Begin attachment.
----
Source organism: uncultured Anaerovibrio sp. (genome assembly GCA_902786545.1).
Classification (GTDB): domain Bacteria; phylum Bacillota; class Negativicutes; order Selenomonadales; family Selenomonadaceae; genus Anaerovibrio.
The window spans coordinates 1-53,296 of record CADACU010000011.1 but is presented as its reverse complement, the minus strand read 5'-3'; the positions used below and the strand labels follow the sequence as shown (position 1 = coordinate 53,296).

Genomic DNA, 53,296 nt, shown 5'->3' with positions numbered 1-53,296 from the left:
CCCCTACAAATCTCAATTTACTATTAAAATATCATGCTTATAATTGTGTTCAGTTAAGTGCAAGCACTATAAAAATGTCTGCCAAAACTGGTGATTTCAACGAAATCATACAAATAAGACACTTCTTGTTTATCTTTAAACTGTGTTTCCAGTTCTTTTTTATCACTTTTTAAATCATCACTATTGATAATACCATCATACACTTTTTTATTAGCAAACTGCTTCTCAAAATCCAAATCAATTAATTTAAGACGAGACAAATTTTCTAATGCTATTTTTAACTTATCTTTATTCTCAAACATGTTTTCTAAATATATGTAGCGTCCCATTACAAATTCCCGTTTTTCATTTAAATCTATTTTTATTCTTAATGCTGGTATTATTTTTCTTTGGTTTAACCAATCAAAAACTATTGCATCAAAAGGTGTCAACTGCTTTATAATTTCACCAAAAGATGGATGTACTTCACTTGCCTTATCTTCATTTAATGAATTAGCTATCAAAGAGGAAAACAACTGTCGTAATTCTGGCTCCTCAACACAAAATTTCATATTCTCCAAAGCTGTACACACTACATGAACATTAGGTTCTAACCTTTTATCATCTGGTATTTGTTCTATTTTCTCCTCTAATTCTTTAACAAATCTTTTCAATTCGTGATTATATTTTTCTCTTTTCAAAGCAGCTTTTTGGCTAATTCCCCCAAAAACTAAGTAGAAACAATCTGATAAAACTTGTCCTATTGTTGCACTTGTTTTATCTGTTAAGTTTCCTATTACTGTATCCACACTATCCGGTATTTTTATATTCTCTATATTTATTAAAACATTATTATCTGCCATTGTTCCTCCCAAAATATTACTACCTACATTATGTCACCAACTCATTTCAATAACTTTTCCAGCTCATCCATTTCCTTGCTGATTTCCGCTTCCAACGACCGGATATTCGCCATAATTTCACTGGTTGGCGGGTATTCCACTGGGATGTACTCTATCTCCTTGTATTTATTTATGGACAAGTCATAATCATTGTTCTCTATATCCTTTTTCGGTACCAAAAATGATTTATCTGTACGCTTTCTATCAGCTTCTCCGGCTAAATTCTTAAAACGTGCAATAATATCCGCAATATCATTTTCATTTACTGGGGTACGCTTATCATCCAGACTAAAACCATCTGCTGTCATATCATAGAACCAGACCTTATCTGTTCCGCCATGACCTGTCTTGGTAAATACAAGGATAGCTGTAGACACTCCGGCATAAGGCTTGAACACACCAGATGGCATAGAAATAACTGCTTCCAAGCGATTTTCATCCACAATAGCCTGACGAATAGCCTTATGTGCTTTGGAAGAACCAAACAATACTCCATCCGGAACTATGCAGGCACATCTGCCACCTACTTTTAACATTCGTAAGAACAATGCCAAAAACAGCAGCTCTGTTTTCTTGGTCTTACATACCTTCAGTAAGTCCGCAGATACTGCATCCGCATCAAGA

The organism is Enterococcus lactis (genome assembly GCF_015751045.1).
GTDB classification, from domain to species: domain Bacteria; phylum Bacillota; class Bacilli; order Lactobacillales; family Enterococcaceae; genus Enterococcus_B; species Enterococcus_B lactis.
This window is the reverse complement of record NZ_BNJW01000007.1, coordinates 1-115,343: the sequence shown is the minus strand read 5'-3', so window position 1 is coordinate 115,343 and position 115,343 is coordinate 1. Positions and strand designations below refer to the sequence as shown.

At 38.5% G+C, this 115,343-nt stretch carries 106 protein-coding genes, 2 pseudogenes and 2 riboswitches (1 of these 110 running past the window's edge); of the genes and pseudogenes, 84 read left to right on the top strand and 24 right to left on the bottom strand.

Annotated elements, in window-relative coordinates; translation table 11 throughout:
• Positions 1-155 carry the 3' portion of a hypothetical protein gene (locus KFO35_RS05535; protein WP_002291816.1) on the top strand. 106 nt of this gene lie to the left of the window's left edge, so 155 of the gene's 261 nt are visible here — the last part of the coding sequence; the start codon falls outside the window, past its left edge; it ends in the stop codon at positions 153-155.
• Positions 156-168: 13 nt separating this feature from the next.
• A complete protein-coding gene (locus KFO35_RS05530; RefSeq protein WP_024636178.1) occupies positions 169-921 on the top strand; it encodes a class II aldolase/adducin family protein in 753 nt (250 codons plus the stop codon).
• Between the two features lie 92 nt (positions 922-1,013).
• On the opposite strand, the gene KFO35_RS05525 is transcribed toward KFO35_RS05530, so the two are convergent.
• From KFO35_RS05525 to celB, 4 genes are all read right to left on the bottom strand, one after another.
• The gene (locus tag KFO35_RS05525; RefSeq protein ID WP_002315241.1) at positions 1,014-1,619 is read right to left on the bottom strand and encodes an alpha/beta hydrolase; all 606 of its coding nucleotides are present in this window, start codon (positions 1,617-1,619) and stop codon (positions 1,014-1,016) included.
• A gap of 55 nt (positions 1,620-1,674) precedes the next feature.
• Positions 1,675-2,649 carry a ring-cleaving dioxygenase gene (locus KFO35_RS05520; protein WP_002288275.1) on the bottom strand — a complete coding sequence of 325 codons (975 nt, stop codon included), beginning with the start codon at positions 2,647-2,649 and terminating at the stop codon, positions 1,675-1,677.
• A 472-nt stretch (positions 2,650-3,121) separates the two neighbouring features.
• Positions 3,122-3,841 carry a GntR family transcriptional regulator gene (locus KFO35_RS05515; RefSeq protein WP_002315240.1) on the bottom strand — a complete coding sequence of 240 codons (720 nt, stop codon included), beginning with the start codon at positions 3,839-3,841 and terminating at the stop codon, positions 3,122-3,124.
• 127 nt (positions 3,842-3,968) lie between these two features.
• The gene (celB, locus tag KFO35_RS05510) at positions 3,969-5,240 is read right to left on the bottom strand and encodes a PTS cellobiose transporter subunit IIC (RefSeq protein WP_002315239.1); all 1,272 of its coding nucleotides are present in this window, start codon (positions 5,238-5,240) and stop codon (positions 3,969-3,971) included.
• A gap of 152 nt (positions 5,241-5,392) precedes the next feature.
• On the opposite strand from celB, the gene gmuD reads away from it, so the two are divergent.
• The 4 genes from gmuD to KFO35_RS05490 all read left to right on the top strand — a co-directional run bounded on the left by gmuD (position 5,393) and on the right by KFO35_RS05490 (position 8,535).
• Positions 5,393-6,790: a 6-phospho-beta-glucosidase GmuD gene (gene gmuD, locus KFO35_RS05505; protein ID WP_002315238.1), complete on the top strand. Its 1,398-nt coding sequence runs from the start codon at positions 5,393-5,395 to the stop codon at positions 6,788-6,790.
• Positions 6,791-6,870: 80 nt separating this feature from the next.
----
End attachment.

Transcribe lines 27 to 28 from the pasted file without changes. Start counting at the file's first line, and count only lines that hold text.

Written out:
• Positions 5,393-6,790: a 6-phospho-beta-glucosidase GmuD gene (gene gmuD, locus KFO35_RS05505; protein ID WP_002315238.1), complete on the top strand. Its 1,398-nt coding sequence runs from the start codon at positions 5,393-5,395 to the stop codon at positions 6,788-6,790.
• Positions 6,791-6,870: 80 nt separating this feature from the next.